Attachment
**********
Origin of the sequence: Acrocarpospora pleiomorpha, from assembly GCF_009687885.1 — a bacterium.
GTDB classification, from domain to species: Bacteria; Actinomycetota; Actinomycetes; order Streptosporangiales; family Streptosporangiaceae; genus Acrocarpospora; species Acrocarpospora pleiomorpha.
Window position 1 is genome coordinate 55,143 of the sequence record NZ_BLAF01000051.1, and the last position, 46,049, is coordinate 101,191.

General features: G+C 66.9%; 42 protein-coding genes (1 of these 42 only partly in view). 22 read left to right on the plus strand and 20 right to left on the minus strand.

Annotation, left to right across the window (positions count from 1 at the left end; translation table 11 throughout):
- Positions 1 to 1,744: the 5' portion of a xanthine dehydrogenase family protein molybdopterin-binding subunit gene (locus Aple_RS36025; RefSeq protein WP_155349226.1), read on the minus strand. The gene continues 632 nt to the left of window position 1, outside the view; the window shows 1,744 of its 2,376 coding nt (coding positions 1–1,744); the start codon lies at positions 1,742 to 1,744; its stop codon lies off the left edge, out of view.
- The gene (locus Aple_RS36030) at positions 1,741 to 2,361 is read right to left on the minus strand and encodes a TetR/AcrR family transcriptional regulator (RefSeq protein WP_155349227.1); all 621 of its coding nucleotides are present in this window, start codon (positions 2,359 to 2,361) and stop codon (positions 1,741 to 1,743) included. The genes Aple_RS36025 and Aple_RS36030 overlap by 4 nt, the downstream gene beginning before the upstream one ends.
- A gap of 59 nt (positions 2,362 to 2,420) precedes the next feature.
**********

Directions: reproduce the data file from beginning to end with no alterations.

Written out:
Origin of the sequence: Acrocarpospora pleiomorpha, from assembly GCF_009687885.1 — a bacterium.
GTDB classification, from domain to species: Bacteria; Actinomycetota; Actinomycetes; order Streptosporangiales; family Streptosporangiaceae; genus Acrocarpospora; species Acrocarpospora pleiomorpha.
Window position 1 is genome coordinate 55,143 of the sequence record NZ_BLAF01000051.1, and the last position, 46,049, is coordinate 101,191.

General features: G+C 66.9%; 42 protein-coding genes (1 of these 42 only partly in view). 22 read left to right on the plus strand and 20 right to left on the minus strand.

Annotation, left to right across the window (positions count from 1 at the left end; translation table 11 throughout):
- Positions 1 to 1,744: the 5' portion of a xanthine dehydrogenase family protein molybdopterin-binding subunit gene (locus Aple_RS36025; RefSeq protein WP_155349226.1), read on the minus strand. The gene continues 632 nt to the left of window position 1, outside the view; the window shows 1,744 of its 2,376 coding nt (coding positions 1–1,744); the start codon lies at positions 1,742 to 1,744; its stop codon lies off the left edge, out of view.
- The gene (locus Aple_RS36030) at positions 1,741 to 2,361 is read right to left on the minus strand and encodes a TetR/AcrR family transcriptional regulator (RefSeq protein WP_155349227.1); all 621 of its coding nucleotides are present in this window, start codon (positions 2,359 to 2,361) and stop codon (positions 1,741 to 1,743) included. The genes Aple_RS36025 and Aple_RS36030 overlap by 4 nt, the downstream gene beginning before the upstream one ends.
- A gap of 59 nt (positions 2,362 to 2,420) precedes the next feature.